Results: Herein, we report a novel assay, based on immobilized polymerase colonies, that accurately quantifies the relative expression levels of two alleles in a given sample. Mechanistically, this was accomplished by PCR amplifying a gene in a cDNA library in a thin polyacrylamide gel. By immobilizing the PCR, it is ensured that each transcript gives rise to only a single immobilized PCR colony, or "polony". Once polony amplified, the two alleles of the gene were differentially labeled by performing in situ sequencing with fluorescently labeled nucleotides. For these sets of experiments, silent single nucleotide polymorphisms (SNPs) were used to discriminate the two alleles. Finally, a simple count was then performed on the differentially labeled polonies in order to determine the relative expression levels of the two alleles. To validate this technique, the relative expression levels of PKD2 in a family of heterozygous patients bearing the 4208G/A SNP were examined and compared to the literature.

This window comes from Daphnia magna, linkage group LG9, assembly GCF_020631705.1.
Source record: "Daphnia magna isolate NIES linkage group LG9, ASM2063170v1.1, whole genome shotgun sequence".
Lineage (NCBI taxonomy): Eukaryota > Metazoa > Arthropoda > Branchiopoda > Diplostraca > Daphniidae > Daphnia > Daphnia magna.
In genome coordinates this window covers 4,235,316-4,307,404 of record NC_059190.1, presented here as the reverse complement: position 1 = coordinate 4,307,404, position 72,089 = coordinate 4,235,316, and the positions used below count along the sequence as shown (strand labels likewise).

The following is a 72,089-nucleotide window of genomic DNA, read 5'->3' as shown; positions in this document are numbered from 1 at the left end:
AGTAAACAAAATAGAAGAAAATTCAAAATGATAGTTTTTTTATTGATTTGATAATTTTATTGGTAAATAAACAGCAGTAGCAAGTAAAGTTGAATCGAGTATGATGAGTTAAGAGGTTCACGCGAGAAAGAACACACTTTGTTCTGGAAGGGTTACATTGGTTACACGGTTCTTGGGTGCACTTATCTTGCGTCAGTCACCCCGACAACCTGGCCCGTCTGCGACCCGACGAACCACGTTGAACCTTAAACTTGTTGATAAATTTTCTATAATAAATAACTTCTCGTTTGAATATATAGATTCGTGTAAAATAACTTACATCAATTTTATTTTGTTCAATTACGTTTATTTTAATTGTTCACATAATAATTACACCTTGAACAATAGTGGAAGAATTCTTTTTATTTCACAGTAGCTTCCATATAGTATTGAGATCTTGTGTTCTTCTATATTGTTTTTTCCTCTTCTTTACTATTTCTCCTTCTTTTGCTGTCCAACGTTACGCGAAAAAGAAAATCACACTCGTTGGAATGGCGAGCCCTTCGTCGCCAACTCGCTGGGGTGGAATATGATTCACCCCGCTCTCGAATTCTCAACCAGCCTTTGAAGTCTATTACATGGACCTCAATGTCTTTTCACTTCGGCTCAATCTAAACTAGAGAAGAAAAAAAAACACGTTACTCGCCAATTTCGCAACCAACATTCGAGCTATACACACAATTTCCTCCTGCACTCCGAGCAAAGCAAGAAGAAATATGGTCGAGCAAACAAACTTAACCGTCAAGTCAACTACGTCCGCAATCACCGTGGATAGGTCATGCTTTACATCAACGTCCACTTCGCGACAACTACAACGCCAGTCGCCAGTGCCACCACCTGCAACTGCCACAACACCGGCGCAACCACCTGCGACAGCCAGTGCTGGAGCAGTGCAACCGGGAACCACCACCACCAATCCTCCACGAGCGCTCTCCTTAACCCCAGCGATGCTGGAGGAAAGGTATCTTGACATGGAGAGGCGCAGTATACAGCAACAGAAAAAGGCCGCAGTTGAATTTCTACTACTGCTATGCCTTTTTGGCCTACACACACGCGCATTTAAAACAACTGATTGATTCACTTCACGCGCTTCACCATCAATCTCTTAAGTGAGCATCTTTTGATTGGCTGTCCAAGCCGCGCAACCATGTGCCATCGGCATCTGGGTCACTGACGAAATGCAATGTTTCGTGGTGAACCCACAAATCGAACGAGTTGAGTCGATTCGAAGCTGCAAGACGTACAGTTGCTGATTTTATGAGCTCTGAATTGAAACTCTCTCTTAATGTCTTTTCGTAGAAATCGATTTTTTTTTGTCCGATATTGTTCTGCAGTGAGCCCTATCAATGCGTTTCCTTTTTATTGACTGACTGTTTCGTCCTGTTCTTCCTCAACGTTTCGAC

Conclusions: We were able to reproduce the results of allelic variation in gene expression using an accurate technology known as polymerase colonies. Therefore, we have demonstrated the utility of this method in human gene expression analysis.

Show MeSH